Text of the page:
How To Improve Communication Skills

December 30, 2015

Hi and welcome. In this video I want to talk to you about how to improve communication skills. Specifically I want to share a few tips and techniques on how to have effective conversations.

I’m not going to talk about written communication skills because that’s an entirely different skill set. For me, the purpose of communication is to ensure that actions are taken which provide results that can be satisfactory to one or more individuals in the conversation. One of the things that Wikipedia says about interpersonal communication skills is that successful communication happens when the speaker is able to get their message across to a listener.

In this video I want to share that effective communication is about having effective conversations. So one way on how to improve your communication skills is to understand the components of communication and take charge of them in your conversations.

What Are The Components of Effective Communication?

So what does communication actually consist of? For a lot of us, it includes both the verbal communication skills as well as the non verbal communication skills. The verbal communication skills apparently are quite “easy” because they involve speech and the words that we say.

One of the ways we can improve our communication is to increase our vocabulary. That sounds simple doesn’t it? What we need to do in this case is visit a dictionary and find all the words that are important and necessary in our day-to-day communications. That could include vocabulary and terminology relevant to your job, your career, your family or community. That’s one way to do it.

I’d like to invite you to consider that there may be another way to improve conversations regardless of how big or how small your vocabulary is. And that is to understand the concept of the speech acts. I have a few videos on my YouTube channel about the speech acts and you are welcome to check it out. Very simply all of the words that we speak, all of the conversations that we have with other people can be reduced down to one or more of the six speech acts.

The speech acts are: requests, offers, promises, assertions, assessments, and declarations. As I mentioned earlier, I explain these six speech acts in earlier videos. I invite you to consider that when you understand which part of the speech acts that you are engaged in while you’re in conversation, then you have a better handle on what exactly you want from your communication.

Here’s an example for you. I want you to imagine yourself at work and you need to get something done and you don’t quite have the resources to get it done. What do you need to do? Well chances are likely you will need to ask for help. Asking for help within the context of the speech acts is considered a request. Very simply, to fulfil your duties at work, you will need to make a request of someone who you assess to be competent and capable of fulfilling your request.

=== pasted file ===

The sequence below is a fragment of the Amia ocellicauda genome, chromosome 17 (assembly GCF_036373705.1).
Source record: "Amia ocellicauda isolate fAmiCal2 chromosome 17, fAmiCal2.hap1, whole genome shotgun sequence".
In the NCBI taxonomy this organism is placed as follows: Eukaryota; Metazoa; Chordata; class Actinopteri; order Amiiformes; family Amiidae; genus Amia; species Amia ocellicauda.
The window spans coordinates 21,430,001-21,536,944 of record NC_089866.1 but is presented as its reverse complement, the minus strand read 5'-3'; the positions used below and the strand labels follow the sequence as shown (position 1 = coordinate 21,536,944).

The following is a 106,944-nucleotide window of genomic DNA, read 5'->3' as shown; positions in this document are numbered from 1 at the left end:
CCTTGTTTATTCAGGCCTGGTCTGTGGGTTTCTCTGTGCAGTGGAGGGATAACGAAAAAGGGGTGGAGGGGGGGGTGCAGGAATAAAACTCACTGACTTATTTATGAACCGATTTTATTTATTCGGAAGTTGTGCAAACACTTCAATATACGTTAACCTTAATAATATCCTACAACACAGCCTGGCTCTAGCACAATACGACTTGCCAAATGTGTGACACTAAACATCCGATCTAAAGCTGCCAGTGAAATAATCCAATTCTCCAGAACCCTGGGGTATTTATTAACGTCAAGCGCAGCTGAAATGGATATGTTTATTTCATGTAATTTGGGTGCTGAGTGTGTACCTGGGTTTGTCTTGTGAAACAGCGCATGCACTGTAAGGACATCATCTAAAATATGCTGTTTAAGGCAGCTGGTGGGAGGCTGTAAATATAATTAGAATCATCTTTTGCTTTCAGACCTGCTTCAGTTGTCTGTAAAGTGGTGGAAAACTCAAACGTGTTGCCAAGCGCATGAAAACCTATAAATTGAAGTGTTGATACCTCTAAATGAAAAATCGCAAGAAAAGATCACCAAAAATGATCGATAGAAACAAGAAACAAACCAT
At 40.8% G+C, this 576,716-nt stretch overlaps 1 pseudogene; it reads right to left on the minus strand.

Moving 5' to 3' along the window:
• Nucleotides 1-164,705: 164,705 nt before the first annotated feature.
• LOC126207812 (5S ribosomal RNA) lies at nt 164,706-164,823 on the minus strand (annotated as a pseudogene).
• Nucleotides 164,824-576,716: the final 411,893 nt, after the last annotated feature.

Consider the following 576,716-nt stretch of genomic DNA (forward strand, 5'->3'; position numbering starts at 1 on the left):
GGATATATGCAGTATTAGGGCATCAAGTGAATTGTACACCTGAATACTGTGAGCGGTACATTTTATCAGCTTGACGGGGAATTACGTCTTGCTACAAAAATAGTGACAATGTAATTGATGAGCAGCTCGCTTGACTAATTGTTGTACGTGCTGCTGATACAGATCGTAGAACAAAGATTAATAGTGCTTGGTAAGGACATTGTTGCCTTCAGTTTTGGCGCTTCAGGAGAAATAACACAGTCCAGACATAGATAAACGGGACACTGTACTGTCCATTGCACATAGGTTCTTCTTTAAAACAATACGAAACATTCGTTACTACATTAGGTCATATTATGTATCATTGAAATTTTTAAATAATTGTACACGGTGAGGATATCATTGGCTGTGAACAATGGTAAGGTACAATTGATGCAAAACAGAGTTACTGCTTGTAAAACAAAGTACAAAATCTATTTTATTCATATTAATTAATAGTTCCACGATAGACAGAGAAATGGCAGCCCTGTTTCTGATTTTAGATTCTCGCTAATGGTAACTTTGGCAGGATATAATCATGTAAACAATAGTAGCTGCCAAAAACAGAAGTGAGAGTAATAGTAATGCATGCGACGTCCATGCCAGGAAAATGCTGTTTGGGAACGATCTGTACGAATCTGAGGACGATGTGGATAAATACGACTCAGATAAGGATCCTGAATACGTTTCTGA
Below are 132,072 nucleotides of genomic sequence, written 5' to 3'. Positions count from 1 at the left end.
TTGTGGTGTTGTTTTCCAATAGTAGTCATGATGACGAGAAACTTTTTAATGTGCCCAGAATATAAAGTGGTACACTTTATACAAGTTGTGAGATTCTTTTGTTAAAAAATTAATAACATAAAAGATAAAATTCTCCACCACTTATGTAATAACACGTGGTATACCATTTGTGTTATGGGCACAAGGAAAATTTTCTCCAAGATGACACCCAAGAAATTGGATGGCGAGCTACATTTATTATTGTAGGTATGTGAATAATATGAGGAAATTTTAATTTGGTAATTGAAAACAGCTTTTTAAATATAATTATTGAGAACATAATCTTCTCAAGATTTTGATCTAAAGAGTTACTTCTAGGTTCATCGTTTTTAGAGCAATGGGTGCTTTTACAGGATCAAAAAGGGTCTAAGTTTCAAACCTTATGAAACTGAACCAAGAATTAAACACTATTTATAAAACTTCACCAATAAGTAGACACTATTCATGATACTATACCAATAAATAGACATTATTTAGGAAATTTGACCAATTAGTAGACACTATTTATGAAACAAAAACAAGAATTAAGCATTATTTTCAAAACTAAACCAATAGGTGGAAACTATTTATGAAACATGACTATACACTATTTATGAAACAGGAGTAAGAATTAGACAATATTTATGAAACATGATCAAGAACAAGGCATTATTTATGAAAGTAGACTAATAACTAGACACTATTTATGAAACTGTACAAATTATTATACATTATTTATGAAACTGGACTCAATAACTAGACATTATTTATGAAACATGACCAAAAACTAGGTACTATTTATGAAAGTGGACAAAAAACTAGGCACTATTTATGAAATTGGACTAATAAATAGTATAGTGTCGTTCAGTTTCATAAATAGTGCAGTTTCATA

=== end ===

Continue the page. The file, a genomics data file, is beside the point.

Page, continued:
You may know this individual or a group of individuals who can help you in fulfilling your request. Once you’ve identified one or more potential individuals, you can go ahead and engage them in conversation and make requests.

How To Improve Your Communication Skills

What I just described is the beginning of an interaction that can lead to the fulfilment of your request and thereby cause you to declare satisfaction with that fulfilment. When the other individual (or individuals) choose to fulfil your request what they do is they commit, or promise, to take action to fulfil those conditions that will cause you to declare satisfaction with your request.

I realize that this may be a complicated breakdown of something as innocuous as a simple conversation. This is what I mean when I invite you to consider the linguistic skills and distinctions in the rather simple act of talking or speaking. And this is what is contained within the apparently “simple” verbal communication skills.

And this doesn’t even take into consideration the other very important part of communication which are the non verbal communication skills. A lot of us may be aware that there are studies that suggest upward of 80% to 90% of all communication is non verbal. That means that quite a lot of our communication is done not through words but with the way we act, show up, move and much, much more that is non verbal.